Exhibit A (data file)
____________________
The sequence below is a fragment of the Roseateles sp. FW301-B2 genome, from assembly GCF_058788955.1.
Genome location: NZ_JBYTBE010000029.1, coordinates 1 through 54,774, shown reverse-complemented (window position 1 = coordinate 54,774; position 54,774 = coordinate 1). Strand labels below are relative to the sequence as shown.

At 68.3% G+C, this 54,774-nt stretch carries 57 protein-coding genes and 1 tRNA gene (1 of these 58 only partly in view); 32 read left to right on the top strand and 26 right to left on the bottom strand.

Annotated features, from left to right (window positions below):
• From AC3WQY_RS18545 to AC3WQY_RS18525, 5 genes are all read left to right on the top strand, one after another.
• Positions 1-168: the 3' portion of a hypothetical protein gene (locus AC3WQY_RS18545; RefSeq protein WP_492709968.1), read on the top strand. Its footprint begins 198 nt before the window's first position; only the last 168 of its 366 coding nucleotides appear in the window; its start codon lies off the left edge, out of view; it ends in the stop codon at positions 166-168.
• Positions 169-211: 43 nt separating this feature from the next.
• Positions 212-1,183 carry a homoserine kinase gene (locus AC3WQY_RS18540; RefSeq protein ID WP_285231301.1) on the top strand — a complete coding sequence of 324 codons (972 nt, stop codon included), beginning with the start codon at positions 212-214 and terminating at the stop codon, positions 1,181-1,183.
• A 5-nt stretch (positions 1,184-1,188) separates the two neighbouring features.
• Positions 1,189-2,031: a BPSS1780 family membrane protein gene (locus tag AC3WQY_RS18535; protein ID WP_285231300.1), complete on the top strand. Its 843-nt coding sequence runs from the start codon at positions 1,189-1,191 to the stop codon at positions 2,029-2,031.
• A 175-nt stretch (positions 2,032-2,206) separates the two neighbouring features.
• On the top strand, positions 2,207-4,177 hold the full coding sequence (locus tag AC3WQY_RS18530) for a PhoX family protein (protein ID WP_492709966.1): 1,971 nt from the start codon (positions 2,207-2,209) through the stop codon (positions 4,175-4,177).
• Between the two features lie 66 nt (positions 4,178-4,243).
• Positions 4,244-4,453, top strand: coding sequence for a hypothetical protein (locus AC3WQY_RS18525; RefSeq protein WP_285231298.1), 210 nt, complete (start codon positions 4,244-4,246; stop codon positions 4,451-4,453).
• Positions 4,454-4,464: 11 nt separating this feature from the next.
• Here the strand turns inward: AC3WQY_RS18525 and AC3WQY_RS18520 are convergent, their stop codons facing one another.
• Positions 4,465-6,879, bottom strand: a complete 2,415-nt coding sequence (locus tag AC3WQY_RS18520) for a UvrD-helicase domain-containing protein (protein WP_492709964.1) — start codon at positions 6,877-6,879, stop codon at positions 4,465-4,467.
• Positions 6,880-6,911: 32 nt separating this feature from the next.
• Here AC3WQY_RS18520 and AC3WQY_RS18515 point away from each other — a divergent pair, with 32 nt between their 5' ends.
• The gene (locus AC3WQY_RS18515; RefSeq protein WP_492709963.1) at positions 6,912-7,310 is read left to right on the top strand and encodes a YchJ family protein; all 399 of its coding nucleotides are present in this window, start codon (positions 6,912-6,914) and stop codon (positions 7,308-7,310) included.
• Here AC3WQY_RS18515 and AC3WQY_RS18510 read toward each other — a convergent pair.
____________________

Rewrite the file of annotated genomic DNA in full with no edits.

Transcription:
The sequence below is a fragment of the Roseateles sp. FW301-B2 genome, from assembly GCF_058788955.1.
Genome location: NZ_JBYTBE010000029.1, coordinates 1 through 54,774, shown reverse-complemented (window position 1 = coordinate 54,774; position 54,774 = coordinate 1). Strand labels below are relative to the sequence as shown.

At 68.3% G+C, this 54,774-nt stretch carries 57 protein-coding genes and 1 tRNA gene (1 of these 58 only partly in view); 32 read left to right on the top strand and 26 right to left on the bottom strand.

Annotated features, from left to right (window positions below):
• From AC3WQY_RS18545 to AC3WQY_RS18525, 5 genes are all read left to right on the top strand, one after another.
• Positions 1-168: the 3' portion of a hypothetical protein gene (locus AC3WQY_RS18545; RefSeq protein WP_492709968.1), read on the top strand. Its footprint begins 198 nt before the window's first position; only the last 168 of its 366 coding nucleotides appear in the window; its start codon lies off the left edge, out of view; it ends in the stop codon at positions 166-168.
• Positions 169-211: 43 nt separating this feature from the next.
• Positions 212-1,183 carry a homoserine kinase gene (locus AC3WQY_RS18540; RefSeq protein ID WP_285231301.1) on the top strand — a complete coding sequence of 324 codons (972 nt, stop codon included), beginning with the start codon at positions 212-214 and terminating at the stop codon, positions 1,181-1,183.
• A 5-nt stretch (positions 1,184-1,188) separates the two neighbouring features.
• Positions 1,189-2,031: a BPSS1780 family membrane protein gene (locus tag AC3WQY_RS18535; protein ID WP_285231300.1), complete on the top strand. Its 843-nt coding sequence runs from the start codon at positions 1,189-1,191 to the stop codon at positions 2,029-2,031.
• A 175-nt stretch (positions 2,032-2,206) separates the two neighbouring features.
• On the top strand, positions 2,207-4,177 hold the full coding sequence (locus tag AC3WQY_RS18530) for a PhoX family protein (protein ID WP_492709966.1): 1,971 nt from the start codon (positions 2,207-2,209) through the stop codon (positions 4,175-4,177).
• Between the two features lie 66 nt (positions 4,178-4,243).
• Positions 4,244-4,453, top strand: coding sequence for a hypothetical protein (locus AC3WQY_RS18525; RefSeq protein WP_285231298.1), 210 nt, complete (start codon positions 4,244-4,246; stop codon positions 4,451-4,453).
• Positions 4,454-4,464: 11 nt separating this feature from the next.
• Here the strand turns inward: AC3WQY_RS18525 and AC3WQY_RS18520 are convergent, their stop codons facing one another.
• Positions 4,465-6,879, bottom strand: a complete 2,415-nt coding sequence (locus tag AC3WQY_RS18520) for a UvrD-helicase domain-containing protein (protein WP_492709964.1) — start codon at positions 6,877-6,879, stop codon at positions 4,465-4,467.
• Positions 6,880-6,911: 32 nt separating this feature from the next.
• Here AC3WQY_RS18520 and AC3WQY_RS18515 point away from each other — a divergent pair, with 32 nt between their 5' ends.
• The gene (locus AC3WQY_RS18515; RefSeq protein WP_492709963.1) at positions 6,912-7,310 is read left to right on the top strand and encodes a YchJ family protein; all 399 of its coding nucleotides are present in this window, start codon (positions 6,912-6,914) and stop codon (positions 7,308-7,310) included.
• Here AC3WQY_RS18515 and AC3WQY_RS18510 read toward each other — a convergent pair.